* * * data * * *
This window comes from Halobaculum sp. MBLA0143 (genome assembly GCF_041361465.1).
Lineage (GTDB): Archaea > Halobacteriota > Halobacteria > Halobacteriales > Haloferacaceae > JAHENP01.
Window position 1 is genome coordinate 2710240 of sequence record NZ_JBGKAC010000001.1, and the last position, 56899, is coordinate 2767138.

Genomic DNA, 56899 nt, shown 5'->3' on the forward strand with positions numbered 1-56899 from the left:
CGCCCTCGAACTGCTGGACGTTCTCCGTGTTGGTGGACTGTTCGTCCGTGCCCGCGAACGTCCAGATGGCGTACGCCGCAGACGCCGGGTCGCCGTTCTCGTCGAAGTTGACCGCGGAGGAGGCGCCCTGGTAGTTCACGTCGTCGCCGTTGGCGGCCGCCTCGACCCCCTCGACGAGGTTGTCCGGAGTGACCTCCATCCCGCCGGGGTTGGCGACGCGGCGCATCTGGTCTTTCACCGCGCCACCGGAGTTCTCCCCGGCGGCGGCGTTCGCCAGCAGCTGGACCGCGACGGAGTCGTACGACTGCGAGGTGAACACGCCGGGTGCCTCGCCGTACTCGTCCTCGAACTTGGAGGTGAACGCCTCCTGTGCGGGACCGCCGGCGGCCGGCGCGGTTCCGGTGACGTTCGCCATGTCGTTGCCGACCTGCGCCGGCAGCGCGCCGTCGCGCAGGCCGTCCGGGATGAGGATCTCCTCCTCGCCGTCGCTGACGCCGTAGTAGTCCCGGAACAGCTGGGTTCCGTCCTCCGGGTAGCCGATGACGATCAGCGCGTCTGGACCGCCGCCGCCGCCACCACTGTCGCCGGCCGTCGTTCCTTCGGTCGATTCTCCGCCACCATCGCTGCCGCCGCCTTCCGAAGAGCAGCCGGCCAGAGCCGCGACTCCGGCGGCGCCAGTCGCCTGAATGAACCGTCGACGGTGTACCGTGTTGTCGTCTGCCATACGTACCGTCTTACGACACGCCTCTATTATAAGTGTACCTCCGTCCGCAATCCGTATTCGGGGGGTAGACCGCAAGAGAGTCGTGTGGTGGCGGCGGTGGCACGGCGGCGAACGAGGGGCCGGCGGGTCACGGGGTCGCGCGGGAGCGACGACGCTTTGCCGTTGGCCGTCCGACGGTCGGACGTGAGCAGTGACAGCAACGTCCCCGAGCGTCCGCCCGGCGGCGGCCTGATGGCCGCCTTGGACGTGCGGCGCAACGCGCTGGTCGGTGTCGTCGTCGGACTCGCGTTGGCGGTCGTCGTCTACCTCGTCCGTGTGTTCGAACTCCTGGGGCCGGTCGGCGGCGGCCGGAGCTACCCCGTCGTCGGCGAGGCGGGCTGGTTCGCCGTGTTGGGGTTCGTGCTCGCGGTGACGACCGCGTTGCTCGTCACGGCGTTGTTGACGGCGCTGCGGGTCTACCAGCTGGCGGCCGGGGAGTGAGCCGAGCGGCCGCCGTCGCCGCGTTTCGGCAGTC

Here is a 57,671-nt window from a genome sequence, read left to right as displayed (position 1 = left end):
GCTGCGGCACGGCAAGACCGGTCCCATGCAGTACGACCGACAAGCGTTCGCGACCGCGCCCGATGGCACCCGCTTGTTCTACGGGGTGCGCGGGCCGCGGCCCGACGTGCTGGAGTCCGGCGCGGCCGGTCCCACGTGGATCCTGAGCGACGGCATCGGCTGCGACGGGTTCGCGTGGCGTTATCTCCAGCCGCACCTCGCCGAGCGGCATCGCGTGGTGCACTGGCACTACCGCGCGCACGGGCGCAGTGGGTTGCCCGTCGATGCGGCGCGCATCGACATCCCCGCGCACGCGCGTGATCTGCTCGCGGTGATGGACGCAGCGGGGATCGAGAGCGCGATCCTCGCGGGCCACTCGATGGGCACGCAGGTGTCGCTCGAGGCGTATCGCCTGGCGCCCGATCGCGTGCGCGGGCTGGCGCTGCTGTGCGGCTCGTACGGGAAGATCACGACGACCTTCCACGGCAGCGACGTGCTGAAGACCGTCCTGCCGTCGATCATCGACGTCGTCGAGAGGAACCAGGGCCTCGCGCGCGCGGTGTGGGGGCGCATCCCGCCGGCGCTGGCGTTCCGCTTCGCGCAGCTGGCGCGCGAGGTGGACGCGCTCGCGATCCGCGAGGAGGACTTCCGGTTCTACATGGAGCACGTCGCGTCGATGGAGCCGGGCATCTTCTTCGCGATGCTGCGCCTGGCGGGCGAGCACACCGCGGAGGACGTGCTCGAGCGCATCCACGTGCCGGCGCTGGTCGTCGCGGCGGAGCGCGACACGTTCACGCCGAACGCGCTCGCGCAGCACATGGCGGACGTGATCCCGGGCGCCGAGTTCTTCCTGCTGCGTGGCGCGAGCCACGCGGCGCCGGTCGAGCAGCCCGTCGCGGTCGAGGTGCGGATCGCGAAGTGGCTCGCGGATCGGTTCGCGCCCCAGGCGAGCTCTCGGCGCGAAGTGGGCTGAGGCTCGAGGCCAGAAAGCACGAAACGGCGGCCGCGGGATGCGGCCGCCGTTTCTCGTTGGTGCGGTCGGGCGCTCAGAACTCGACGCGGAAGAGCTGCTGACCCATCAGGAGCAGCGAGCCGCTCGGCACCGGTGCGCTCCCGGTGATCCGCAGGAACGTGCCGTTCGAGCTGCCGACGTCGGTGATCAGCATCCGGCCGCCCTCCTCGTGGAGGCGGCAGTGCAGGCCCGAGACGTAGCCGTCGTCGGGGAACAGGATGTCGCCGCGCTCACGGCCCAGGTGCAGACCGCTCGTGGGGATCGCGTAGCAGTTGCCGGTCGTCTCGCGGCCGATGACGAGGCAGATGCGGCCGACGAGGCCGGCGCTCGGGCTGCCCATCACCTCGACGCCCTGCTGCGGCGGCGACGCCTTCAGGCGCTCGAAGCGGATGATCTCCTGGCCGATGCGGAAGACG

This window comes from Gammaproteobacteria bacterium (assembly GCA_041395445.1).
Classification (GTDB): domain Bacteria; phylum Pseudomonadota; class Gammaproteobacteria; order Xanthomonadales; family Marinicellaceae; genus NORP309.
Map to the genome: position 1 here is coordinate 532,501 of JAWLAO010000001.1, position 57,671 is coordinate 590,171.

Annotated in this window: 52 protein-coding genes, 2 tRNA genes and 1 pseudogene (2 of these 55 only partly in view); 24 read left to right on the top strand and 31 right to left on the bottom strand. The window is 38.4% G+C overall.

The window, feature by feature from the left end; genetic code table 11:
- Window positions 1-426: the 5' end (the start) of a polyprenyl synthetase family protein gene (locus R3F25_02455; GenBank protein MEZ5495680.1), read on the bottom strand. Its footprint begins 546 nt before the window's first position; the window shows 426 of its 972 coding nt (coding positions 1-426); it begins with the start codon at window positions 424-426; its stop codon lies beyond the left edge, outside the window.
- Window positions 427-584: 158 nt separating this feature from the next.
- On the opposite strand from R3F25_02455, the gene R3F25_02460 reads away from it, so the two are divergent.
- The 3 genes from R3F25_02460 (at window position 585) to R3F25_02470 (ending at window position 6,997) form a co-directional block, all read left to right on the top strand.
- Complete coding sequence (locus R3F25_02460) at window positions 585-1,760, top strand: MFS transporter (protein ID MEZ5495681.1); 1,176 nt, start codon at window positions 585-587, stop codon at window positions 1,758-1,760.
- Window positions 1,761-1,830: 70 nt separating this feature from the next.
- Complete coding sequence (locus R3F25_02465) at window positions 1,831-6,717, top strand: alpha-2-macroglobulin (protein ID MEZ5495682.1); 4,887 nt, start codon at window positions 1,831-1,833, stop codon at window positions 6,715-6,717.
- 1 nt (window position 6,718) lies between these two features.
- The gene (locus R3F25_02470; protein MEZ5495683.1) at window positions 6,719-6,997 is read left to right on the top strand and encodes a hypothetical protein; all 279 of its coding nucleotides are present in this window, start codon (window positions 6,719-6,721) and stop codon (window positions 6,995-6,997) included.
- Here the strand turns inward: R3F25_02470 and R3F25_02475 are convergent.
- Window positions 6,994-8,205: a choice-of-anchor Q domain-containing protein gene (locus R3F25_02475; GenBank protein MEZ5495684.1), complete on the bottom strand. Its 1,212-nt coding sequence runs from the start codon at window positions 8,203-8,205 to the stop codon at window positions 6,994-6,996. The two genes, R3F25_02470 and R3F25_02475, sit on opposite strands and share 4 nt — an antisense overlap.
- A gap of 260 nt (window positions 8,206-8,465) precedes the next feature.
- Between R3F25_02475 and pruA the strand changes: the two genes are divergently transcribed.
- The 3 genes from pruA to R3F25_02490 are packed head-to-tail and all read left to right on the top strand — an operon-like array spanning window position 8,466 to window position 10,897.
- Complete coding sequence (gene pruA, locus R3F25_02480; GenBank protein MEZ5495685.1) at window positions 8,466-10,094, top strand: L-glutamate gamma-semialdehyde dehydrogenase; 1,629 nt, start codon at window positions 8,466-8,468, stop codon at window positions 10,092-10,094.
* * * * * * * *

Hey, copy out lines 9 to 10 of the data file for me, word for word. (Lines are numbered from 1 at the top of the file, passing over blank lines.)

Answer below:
Classification (GTDB): domain Bacteria; phylum Pseudomonadota; class Gammaproteobacteria; order Xanthomonadales; family Marinicellaceae; genus NORP309.
Map to the genome: position 1 here is coordinate 532,501 of JAWLAO010000001.1, position 57,671 is coordinate 590,171.